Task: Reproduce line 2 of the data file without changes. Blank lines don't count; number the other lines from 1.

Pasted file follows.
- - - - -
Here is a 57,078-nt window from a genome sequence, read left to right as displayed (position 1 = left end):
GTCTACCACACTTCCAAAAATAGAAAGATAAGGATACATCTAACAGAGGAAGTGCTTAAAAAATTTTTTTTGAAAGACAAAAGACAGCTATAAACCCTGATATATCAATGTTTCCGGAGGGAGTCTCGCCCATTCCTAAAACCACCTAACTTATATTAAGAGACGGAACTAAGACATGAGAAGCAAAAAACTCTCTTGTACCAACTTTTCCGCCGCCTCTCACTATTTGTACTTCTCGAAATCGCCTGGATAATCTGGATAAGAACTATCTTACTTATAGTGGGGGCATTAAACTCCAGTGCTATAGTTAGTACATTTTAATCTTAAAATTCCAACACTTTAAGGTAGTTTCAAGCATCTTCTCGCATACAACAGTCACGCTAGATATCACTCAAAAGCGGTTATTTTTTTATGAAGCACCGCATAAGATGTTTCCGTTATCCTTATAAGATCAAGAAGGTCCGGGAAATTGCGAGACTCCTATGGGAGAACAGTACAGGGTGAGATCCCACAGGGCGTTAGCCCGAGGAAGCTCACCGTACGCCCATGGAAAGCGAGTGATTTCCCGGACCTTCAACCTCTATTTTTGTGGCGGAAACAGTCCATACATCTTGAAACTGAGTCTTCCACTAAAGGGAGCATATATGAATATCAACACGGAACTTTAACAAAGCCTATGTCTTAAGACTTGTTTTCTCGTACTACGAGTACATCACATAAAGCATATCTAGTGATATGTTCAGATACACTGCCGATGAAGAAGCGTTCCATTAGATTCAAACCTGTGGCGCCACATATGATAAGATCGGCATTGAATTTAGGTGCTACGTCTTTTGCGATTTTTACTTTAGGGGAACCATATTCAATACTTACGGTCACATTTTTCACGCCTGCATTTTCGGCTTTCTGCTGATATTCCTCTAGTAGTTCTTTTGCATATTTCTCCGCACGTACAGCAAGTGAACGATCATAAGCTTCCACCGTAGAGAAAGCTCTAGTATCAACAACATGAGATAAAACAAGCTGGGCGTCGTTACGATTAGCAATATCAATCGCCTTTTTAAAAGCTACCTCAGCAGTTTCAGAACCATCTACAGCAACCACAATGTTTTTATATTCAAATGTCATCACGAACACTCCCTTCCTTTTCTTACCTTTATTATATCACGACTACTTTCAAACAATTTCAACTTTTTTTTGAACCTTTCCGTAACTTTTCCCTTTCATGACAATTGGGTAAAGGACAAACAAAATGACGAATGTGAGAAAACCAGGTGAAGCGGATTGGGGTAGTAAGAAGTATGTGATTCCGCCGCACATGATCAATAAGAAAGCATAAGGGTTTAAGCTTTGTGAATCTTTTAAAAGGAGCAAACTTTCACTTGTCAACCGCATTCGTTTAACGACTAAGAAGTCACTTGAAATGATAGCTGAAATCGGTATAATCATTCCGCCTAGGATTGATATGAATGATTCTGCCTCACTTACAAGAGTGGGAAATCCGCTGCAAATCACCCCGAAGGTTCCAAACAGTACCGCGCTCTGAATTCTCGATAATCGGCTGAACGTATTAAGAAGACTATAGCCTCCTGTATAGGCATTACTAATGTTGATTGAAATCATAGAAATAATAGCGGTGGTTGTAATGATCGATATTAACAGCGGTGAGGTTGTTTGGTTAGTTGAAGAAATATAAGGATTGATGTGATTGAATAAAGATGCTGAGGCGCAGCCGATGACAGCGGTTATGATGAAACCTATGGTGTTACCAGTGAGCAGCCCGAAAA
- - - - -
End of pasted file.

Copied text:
GTCTACCACACTTCCAAAAATAGAAAGATAAGGATACATCTAACAGAGGAAGTGCTTAAAAAATTTTTTTTGAAAGACAAAAGACAGCTATAAACCCTGATATATCAATGTTTCCGGAGGGAGTCTCGCCCATTCCTAAAACCACCTAACTTATATTAAGAGACGGAACTAAGACATGAGAAGCAAAAAACTCTCTTGTACCAACTTTTCCGCCGCCTCTCACTATTTGTACTTCTCGAAATCGCCTGGATAATCTGGATAAGAACTATCTTACTTATAGTGGGGGCATTAAACTCCAGTGCTATAGTTAGTACATTTTAATCTTAAAATTCCAACACTTTAAGGTAGTTTCAAGCATCTTCTCGCATACAACAGTCACGCTAGATATCACTCAAAAGCGGTTATTTTTTTATGAAGCACCGCATAAGATGTTTCCGTTATCCTTATAAGATCAAGAAGGTCCGGGAAATTGCGAGACTCCTATGGGAGAACAGTACAGGGTGAGATCCCACAGGGCGTTAGCCCGAGGAAGCTCACCGTACGCCCATGGAAAGCGAGTGATTTCCCGGACCTTCAACCTCTATTTTTGTGGCGGAAACAGTCCATACATCTTGAAACTGAGTCTTCCACTAAAGGGAGCATATATGAATATCAACACGGAACTTTAACAAAGCCTATGTCTTAAGACTTGTTTTCTCGTACTACGAGTACATCACATAAAGCATATCTAGTGATATGTTCAGATACACTGCCGATGAAGAAGCGTTCCATTAGATTCAAACCTGTGGCGCCACATATGATAAGATCGGCATTGAATTTAGGTGCTACGTCTTTTGCGATTTTTACTTTAGGGGAACCATATTCAATACTTACGGTCACATTTTTCACGCCTGCATTTTCGGCTTTCTGCTGATATTCCTCTAGTAGTTCTTTTGCATATTTCTCCGCACGTACAGCAAGTGAACGATCATAAGCTTCCACCGTAGAGAAAGCTCTAGTATCAACAACATGAGATAAAACAAGCTGGGCGTCGTTACGATTAGCAATATCAATCGCCTTTTTAAAAGCTACCTCAGCAGTTTCAGAACCATCTACAGCAACCACAATGTTTTTATATTCAAATGTCATCACGAACACTCCCTTCCTTTTCTTACCTTTATTATATCACGACTACTTTCAAACAATTTCAACTTTTTTTTGAACCTTTCCGTAACTTTTCCCTTTCATGACAATTGGGTAAAGGACAAACAAAATGACGAATGTGAGAAAACCAGGTGAAGCGGATTGGGGTAGTAAGAAGTATGTGATTCCGCCGCACATGATCAATAAGAAAGCATAAGGGTTTAAGCTTTGTGAATCTTTTAAAAGGAGCAAACTTTCACTTGTCAACCGCATTCGTTTAACGACTAAGAAGTCACTTGAAATGATAGCTGAAATCGGTATAATCATTCCGCCTAGGATTGATATGAATGATTCTGCCTCACTTACAAGAGTGGGAAATCCGCTGCAAATCACCCCGAAGGTTCCAAACAGTACCGCGCTCTGAATTCTCGATAATCGGCTGAACGTATTAAGAAGACTATAGCCTCCTGTATAGGCATTACTAATGTTGATTGAAATCATAGAAATAATAGCGGTGGTTGTAATGATCGATATTAACAGCGGTGAGGTTGTTTGGTTAGTTGAAGAAATATAAGGATTGATGTGATTGAATAAAGATGCTGAGGCGCAGCCGATGACAGCGGTTATGATGAAACCTATGGTGTTACCAGTGAGCAGCCCGAAAA